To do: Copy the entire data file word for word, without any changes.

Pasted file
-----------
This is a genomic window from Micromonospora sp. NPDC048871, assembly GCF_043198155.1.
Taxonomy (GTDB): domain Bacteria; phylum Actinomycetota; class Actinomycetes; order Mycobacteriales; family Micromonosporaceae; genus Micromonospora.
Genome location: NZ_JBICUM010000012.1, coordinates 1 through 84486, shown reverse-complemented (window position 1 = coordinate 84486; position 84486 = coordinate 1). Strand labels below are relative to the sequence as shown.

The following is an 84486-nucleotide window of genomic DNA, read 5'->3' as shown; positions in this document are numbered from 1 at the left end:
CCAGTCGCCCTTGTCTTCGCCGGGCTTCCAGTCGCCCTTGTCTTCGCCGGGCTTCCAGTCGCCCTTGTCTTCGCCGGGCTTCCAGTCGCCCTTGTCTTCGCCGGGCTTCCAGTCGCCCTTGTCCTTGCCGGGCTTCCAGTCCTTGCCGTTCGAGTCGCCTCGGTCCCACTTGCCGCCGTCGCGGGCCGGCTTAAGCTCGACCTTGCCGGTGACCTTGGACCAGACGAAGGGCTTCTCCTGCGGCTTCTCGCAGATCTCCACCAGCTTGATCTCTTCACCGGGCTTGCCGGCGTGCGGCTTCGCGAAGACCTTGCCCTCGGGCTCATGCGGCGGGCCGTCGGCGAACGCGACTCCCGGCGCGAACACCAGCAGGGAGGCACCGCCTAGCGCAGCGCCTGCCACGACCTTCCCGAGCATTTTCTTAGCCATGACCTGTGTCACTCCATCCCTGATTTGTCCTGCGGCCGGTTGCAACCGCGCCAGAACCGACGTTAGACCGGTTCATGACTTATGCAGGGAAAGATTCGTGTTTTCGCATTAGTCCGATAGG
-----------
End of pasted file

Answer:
This is a genomic window from Micromonospora sp. NPDC048871, assembly GCF_043198155.1.
Taxonomy (GTDB): domain Bacteria; phylum Actinomycetota; class Actinomycetes; order Mycobacteriales; family Micromonosporaceae; genus Micromonospora.
Genome location: NZ_JBICUM010000012.1, coordinates 1 through 84486, shown reverse-complemented (window position 1 = coordinate 84486; position 84486 = coordinate 1). Strand labels below are relative to the sequence as shown.

The following is an 84486-nucleotide window of genomic DNA, read 5'->3' as shown; positions in this document are numbered from 1 at the left end:
CCAGTCGCCCTTGTCTTCGCCGGGCTTCCAGTCGCCCTTGTCTTCGCCGGGCTTCCAGTCGCCCTTGTCTTCGCCGGGCTTCCAGTCGCCCTTGTCTTCGCCGGGCTTCCAGTCGCCCTTGTCCTTGCCGGGCTTCCAGTCCTTGCCGTTCGAGTCGCCTCGGTCCCACTTGCCGCCGTCGCGGGCCGGCTTAAGCTCGACCTTGCCGGTGACCTTGGACCAGACGAAGGGCTTCTCCTGCGGCTTCTCGCAGATCTCCACCAGCTTGATCTCTTCACCGGGCTTGCCGGCGTGCGGCTTCGCGAAGACCTTGCCCTCGGGCTCATGCGGCGGGCCGTCGGCGAACGCGACTCCCGGCGCGAACACCAGCAGGGAGGCACCGCCTAGCGCAGCGCCTGCCACGACCTTCCCGAGCATTTTCTTAGCCATGACCTGTGTCACTCCATCCCTGATTTGTCCTGCGGCCGGTTGCAACCGCGCCAGAACCGACGTTAGACCGGTTCATGACTTATGCAGGGAAAGATTCGTGTTTTCGCATTAGTCCGATAGG